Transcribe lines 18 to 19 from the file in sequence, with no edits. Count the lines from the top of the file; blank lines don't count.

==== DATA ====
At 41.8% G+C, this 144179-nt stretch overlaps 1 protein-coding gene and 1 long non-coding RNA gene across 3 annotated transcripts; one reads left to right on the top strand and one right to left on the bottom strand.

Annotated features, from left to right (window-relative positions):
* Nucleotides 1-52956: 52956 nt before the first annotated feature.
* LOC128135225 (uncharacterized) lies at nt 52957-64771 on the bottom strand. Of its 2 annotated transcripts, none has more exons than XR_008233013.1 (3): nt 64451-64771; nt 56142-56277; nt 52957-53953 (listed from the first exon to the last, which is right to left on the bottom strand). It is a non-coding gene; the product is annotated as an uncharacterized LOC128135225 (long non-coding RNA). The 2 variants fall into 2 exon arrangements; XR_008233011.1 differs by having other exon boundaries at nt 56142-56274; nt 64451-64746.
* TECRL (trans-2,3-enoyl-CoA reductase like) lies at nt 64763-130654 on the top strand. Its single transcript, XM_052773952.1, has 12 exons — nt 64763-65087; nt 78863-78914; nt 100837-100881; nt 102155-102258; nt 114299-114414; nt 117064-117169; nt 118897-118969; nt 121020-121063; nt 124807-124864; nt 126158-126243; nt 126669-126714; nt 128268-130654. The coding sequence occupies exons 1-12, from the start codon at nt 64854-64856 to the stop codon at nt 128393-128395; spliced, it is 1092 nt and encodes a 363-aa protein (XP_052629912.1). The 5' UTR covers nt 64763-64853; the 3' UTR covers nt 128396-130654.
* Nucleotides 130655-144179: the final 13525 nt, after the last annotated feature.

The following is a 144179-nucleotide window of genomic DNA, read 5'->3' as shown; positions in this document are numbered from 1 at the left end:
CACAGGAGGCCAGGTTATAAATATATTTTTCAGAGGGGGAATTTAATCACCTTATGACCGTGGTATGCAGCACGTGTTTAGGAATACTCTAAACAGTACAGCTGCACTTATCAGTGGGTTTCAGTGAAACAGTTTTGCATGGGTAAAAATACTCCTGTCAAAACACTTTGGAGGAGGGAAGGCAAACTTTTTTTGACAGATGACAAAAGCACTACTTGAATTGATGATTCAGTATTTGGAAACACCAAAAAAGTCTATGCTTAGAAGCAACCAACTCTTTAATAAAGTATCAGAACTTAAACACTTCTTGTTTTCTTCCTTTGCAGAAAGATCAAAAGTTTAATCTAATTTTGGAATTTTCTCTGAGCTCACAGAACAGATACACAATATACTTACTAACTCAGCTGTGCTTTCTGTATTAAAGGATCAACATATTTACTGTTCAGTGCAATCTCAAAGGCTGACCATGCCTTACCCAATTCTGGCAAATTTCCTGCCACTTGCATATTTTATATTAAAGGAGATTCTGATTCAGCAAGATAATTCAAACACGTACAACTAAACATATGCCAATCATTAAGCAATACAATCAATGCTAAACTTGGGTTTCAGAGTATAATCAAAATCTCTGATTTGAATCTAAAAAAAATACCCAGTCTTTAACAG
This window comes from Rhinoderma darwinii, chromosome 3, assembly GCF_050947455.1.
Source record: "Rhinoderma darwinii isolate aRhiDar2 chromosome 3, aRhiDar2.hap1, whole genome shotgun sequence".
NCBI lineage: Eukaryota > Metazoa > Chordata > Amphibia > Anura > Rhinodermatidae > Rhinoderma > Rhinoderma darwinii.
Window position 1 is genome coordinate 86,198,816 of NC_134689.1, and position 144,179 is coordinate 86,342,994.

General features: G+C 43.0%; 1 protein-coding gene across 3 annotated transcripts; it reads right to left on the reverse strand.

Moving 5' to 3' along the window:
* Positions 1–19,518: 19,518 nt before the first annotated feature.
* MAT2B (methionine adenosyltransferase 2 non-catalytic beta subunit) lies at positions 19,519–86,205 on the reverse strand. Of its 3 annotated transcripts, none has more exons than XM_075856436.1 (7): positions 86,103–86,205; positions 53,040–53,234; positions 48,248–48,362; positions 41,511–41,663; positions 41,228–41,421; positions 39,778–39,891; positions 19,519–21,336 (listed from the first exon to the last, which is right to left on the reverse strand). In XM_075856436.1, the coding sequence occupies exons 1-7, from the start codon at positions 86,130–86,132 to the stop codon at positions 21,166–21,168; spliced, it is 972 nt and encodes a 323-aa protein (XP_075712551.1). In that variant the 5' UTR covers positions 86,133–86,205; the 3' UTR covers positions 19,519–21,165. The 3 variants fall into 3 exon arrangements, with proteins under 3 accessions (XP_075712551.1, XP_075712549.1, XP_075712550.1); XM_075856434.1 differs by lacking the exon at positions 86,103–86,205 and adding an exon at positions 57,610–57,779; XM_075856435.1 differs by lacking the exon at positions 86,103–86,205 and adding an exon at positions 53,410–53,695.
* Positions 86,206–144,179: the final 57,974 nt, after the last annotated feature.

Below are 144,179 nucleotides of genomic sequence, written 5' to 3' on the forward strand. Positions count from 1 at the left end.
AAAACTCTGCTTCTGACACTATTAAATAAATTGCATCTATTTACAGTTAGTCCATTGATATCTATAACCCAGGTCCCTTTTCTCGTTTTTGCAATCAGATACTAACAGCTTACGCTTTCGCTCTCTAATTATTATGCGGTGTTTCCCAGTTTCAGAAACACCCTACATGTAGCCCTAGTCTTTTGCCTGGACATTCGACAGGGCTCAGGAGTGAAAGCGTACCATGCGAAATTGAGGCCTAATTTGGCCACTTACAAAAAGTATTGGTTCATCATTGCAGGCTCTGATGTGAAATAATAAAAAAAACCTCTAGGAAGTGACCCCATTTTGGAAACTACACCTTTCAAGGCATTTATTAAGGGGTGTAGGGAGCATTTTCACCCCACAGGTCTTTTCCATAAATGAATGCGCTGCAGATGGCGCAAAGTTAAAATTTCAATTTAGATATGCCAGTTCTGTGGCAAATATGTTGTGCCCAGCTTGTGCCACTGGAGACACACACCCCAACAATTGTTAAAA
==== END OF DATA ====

Below are 144,179 nucleotides of genomic sequence, written 5' to 3' on the forward strand. Positions count from 1 at the left end.
AAAACTCTGCTTCTGACACTATTAAATAAATTGCATCTATTTACAGTTAGTCCATTGATATCTATAACCCAGGTCCCTTTTCTCGTTTTTGCAATCAGATACTAACAGCTTACGCTTTCGCTCTCTAATTATTATGCGGTGTTTCCCAGTTTCAGAAACACCCTACATGTAGCCCTAGTCTTTTGCCTGGACATTCGACAGGGCTCAGGAGTGAAAGCGTACCATGCGAAATTGAGGCCTAATTTGGCCACTTACAAAAAGTATTGGTTCATCATTGCAGGCTCTGATGTGAAATAATAAAAAAAACCTCTAGGAAGTGACCCCATTTTGGAAACTACACCTTTCAAGGCATTTATTAAGGGGTGTAGGGAGCATTTTCACCCCACAGGTCTTTTCCATAAATGAATGCGCTGCAGATGGCGCAAAGTTAAAATTTCAATTTAGATATGCCAGTTCTGTGGCAAATATGTTGTGCCCAGCTTGTGCCACTGGAGACACACACCCCAACAATTGTTAAAA